On Wednesday morning, the Supreme Court issued decisions on a pair of landmark same-sex marriage cases, striking down the Defense of Marriage Act while ruling the proponents of California’s Proposition 8 lacked standing to argue the case in federal courts.
By a 5-4 vote, the justices ruled DOMA—the 1996 law that denies federal benefits to legally married gay couples—is “unconstitutional as a deprivation of the equal liberty of persons that is protected by the Fifth Amendment.” Justice Anthony Kennedy, who joined the liberal bloc of the court, wrote the majority opinion.
“DOMA singles out a class of persons deemed by a State entitled to recognition and protection to enhance their own liberty. It imposes a disability on the class by refusing to acknowledge a status the State finds to be dignified and proper. DOMA instructs all federal officials, and indeed all persons with whom same-sex couples interact, including their own children, that their marriage is less worthy than the marriages of others,” Kennedy wrote. “The federal statute is invalid, for no legitimate purpose overcomes the purpose and effect to disparage and to injure those whom the State, by its marriage laws, sought to protect in personhood and dignity.”
Chief Justice John Roberts and Justices Antonin Scalia and Samuel Alito wrote dissenting opinions.
According to Reuters, “As a result of Wednesday’s ruling, Edith Windsor of New York, who was married to a woman and sued the government to get the federal estate tax deduction available to heterosexuals when their spouses die, will be able to claim a $363,000 tax refund.”
In Hollingsworth v. Perry, the case on California’s Proposition 8 that bans same-sex couples from marrying in the state, Roberts and Scalia—two strong conservatives—joined with liberal Justices Ruth Bader Ginsburg, Stephen Breyer and Elena Kagan in the 5-4 vote to rule that the Proposition 8 proponents who stepped in after the state declined to defend the ballot initiative in the lower federal courts didn’t have standing.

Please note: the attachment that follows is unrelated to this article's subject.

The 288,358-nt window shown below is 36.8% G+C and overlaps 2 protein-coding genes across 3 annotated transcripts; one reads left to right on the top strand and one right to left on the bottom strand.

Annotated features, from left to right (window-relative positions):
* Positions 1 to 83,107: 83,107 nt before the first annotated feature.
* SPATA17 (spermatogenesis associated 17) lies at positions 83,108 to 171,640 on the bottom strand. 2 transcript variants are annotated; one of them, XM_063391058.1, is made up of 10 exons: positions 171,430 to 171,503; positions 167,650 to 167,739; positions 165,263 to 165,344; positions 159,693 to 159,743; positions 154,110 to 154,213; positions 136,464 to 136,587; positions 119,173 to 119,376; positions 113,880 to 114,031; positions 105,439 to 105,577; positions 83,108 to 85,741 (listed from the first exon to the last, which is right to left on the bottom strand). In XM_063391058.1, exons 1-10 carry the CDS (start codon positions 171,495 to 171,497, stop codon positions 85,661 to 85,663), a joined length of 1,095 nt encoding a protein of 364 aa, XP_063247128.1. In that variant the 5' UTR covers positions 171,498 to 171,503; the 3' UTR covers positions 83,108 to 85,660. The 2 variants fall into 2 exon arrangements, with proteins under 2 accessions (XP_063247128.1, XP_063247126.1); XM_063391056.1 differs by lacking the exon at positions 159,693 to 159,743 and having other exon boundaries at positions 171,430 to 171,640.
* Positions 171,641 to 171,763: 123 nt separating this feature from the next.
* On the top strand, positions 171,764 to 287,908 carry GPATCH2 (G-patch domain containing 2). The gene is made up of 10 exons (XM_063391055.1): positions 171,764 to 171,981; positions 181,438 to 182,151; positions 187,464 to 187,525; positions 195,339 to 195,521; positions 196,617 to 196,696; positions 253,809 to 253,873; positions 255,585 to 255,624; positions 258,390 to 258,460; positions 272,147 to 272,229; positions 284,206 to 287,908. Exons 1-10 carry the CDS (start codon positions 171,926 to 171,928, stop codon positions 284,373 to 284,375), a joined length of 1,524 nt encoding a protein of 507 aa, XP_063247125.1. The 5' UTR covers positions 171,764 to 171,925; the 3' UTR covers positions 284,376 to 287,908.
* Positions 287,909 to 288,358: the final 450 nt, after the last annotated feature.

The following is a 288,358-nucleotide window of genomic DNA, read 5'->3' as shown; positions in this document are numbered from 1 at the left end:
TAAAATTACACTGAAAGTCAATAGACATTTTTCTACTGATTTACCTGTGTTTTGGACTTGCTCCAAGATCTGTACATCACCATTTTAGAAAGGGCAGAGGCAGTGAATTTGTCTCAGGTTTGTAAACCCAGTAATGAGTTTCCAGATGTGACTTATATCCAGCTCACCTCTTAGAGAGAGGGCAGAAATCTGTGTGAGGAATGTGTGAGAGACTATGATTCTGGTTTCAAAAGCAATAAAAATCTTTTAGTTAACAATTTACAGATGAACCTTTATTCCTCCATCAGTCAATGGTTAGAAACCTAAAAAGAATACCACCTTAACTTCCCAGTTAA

“We have never before upheld the standing of a private party to defend the constitutionality of a state statute when state officials have chosen not to. We decline to do so for the first time here,” Roberts wrote in the majority opinion. “Because petitioners have not satisfied their burden to demonstrate standing to appeal the judgment of the District Court, the Ninth Circuit was without jurisdiction to consider the appeal. The judgment of the Ninth Circuit is vacated, and the case is remanded with instructions to dismiss the appeal for lack of jurisdiction.”
Kennedy wrote the dissent, which the other three justices signed on to.
SCOTUSblog’s Amy Howe explained the court’s decision during the website’s live discussion. “After the two same-sex couples filed their challenge to Proposition 8 in federal court in California, the California government officials who would normally have defended the law in court, declined to do so,” she wrote. “So the proponents of Proposition 8 stepped in to defend the law, and the California Supreme Court (in response to a request by the lower court) ruled that they could do so under state law. But today the Supreme Court held that the proponents do not have the legal right to defend the law in court. As a result, it held, the decision by the U.S. Court of Appeals for the Ninth Circuit, the intermediate appellate court, has no legal force, and it sent the case back to that court with instructions for it to dismiss the case.”
According to the San Jose Mercury News, the decision effectively paves the way for same-sex couples to marry in the state again soon, something Truthdig columnist Bill Blum cited as a possibility after oral arguments were heard back in March.
“The court also could hold on procedural grounds…that the proponents of Proposition 8 lack legal standing to prosecute the case because they are not official agents of the state, which has declined to defend the measure,” Blum wrote. “In that event, the court would dismiss the appeal, which would in turn reinstate the order handed down in 2010 by U.S. District Judge Vaughn Walker, who overturned Proposition 8 on equal protection grounds as lacking any rational legal basis. The result: Same-sex weddings in California would resume.”
The San Jose Mercury News:
The Supreme Court’s decision in the Proposition 8 case punctuates the state’s nine-year struggle over gay marriage, which began in 2004 when former San Francisco Mayor Gavin Newsom tried to skirt California’s ban on same-sex nuptials by issuing marriage licenses to gay and lesbian couples at city hall.
That short-lived maneuver, blocked by the California Supreme Court, spawned the first legal conflagration over same-sex marriage rights in the state. In that case, the state Supreme Court in May 2008 struck down California’s previous laws banning gay marriage, paving the way for more than 18,000 couples to marry before voters approved Proposition 8 in November and restored the same-sex marriage ban.
Those same-sex marriages were left intact, and, with the overturn of DOMA, the couples now are entitled to full marriage benefits.
—Posted by Tracy Bloom.
Demonstrators chant outside the Supreme Court as justices hear arguments on California’s Proposition 8 in March. The court ruled Wednesday that the initiative’s proponents did not have standing to bring the case to federal courts.